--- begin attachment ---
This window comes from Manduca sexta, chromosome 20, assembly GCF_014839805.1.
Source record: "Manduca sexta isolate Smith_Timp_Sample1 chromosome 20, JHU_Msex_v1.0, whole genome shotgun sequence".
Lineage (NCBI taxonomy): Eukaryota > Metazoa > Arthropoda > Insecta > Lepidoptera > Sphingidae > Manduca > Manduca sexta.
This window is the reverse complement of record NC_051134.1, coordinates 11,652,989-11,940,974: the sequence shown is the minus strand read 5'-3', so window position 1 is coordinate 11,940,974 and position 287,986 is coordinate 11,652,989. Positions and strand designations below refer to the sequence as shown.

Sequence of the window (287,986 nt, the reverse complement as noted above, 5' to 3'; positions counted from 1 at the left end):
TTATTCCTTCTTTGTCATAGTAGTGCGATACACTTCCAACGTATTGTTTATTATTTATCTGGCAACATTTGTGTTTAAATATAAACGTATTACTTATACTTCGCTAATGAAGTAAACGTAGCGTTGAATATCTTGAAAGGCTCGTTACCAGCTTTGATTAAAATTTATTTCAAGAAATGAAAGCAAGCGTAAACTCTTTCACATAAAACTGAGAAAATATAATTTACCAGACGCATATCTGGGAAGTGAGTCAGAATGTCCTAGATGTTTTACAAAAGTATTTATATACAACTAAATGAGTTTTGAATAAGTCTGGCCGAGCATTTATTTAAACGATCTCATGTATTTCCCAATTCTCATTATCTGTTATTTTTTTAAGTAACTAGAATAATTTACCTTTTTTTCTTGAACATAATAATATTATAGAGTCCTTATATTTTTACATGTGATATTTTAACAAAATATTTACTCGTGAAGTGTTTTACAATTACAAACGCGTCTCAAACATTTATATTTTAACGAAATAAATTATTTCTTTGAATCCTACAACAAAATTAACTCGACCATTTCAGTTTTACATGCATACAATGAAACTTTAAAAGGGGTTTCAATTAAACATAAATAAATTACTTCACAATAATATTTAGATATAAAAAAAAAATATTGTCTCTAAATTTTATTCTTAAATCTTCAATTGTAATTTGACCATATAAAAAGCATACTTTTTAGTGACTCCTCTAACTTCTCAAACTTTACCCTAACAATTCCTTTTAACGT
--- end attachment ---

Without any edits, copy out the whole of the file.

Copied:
This window comes from Manduca sexta, chromosome 20, assembly GCF_014839805.1.
Source record: "Manduca sexta isolate Smith_Timp_Sample1 chromosome 20, JHU_Msex_v1.0, whole genome shotgun sequence".
Lineage (NCBI taxonomy): Eukaryota > Metazoa > Arthropoda > Insecta > Lepidoptera > Sphingidae > Manduca > Manduca sexta.
This window is the reverse complement of record NC_051134.1, coordinates 11,652,989-11,940,974: the sequence shown is the minus strand read 5'-3', so window position 1 is coordinate 11,940,974 and position 287,986 is coordinate 11,652,989. Positions and strand designations below refer to the sequence as shown.

Sequence of the window (287,986 nt, the reverse complement as noted above, 5' to 3'; positions counted from 1 at the left end):
TTATTCCTTCTTTGTCATAGTAGTGCGATACACTTCCAACGTATTGTTTATTATTTATCTGGCAACATTTGTGTTTAAATATAAACGTATTACTTATACTTCGCTAATGAAGTAAACGTAGCGTTGAATATCTTGAAAGGCTCGTTACCAGCTTTGATTAAAATTTATTTCAAGAAATGAAAGCAAGCGTAAACTCTTTCACATAAAACTGAGAAAATATAATTTACCAGACGCATATCTGGGAAGTGAGTCAGAATGTCCTAGATGTTTTACAAAAGTATTTATATACAACTAAATGAGTTTTGAATAAGTCTGGCCGAGCATTTATTTAAACGATCTCATGTATTTCCCAATTCTCATTATCTGTTATTTTTTTAAGTAACTAGAATAATTTACCTTTTTTTCTTGAACATAATAATATTATAGAGTCCTTATATTTTTACATGTGATATTTTAACAAAATATTTACTCGTGAAGTGTTTTACAATTACAAACGCGTCTCAAACATTTATATTTTAACGAAATAAATTATTTCTTTGAATCCTACAACAAAATTAACTCGACCATTTCAGTTTTACATGCATACAATGAAACTTTAAAAGGGGTTTCAATTAAACATAAATAAATTACTTCACAATAATATTTAGATATAAAAAAAAAATATTGTCTCTAAATTTTATTCTTAAATCTTCAATTGTAATTTGACCATATAAAAAGCATACTTTTTAGTGACTCCTCTAACTTCTCAAACTTTACCCTAACAATTCCTTTTAACGT